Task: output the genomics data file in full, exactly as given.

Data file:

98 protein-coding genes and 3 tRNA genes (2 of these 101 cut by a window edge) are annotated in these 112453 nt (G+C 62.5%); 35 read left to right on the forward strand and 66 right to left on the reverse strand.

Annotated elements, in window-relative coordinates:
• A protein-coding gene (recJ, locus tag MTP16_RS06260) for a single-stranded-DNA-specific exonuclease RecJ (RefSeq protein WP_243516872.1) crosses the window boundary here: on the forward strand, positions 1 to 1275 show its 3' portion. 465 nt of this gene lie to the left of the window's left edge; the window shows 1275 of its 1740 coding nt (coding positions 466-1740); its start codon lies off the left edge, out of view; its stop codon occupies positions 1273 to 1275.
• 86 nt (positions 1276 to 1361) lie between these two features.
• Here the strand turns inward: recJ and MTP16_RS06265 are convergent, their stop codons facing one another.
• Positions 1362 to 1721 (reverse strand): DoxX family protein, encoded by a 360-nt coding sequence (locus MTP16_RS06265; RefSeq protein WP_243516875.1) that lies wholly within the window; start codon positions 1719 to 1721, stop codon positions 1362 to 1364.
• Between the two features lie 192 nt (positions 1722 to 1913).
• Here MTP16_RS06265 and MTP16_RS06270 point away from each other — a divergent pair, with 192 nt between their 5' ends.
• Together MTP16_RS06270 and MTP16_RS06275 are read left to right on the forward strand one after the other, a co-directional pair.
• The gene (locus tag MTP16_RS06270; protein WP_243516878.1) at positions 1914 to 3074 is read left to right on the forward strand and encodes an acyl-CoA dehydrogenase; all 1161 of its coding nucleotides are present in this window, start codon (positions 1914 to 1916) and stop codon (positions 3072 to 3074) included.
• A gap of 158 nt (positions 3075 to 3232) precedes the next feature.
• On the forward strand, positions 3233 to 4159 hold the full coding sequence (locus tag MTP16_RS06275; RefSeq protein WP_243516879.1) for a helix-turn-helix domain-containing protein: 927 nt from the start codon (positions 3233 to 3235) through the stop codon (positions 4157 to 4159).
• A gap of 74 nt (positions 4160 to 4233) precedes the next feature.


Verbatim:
98 protein-coding genes and 3 tRNA genes (2 of these 101 cut by a window edge) are annotated in these 112453 nt (G+C 62.5%); 35 read left to right on the forward strand and 66 right to left on the reverse strand.

Annotated elements, in window-relative coordinates:
• A protein-coding gene (recJ, locus tag MTP16_RS06260) for a single-stranded-DNA-specific exonuclease RecJ (RefSeq protein WP_243516872.1) crosses the window boundary here: on the forward strand, positions 1 to 1275 show its 3' portion. 465 nt of this gene lie to the left of the window's left edge; the window shows 1275 of its 1740 coding nt (coding positions 466-1740); its start codon lies off the left edge, out of view; its stop codon occupies positions 1273 to 1275.
• 86 nt (positions 1276 to 1361) lie between these two features.
• Here the strand turns inward: recJ and MTP16_RS06265 are convergent, their stop codons facing one another.
• Positions 1362 to 1721 (reverse strand): DoxX family protein, encoded by a 360-nt coding sequence (locus MTP16_RS06265; RefSeq protein WP_243516875.1) that lies wholly within the window; start codon positions 1719 to 1721, stop codon positions 1362 to 1364.
• Between the two features lie 192 nt (positions 1722 to 1913).
• Here MTP16_RS06265 and MTP16_RS06270 point away from each other — a divergent pair, with 192 nt between their 5' ends.
• Together MTP16_RS06270 and MTP16_RS06275 are read left to right on the forward strand one after the other, a co-directional pair.
• The gene (locus tag MTP16_RS06270; protein WP_243516878.1) at positions 1914 to 3074 is read left to right on the forward strand and encodes an acyl-CoA dehydrogenase; all 1161 of its coding nucleotides are present in this window, start codon (positions 1914 to 1916) and stop codon (positions 3072 to 3074) included.
• A gap of 158 nt (positions 3075 to 3232) precedes the next feature.
• On the forward strand, positions 3233 to 4159 hold the full coding sequence (locus tag MTP16_RS06275; RefSeq protein WP_243516879.1) for a helix-turn-helix domain-containing protein: 927 nt from the start codon (positions 3233 to 3235) through the stop codon (positions 4157 to 4159).
• A gap of 74 nt (positions 4160 to 4233) precedes the next feature.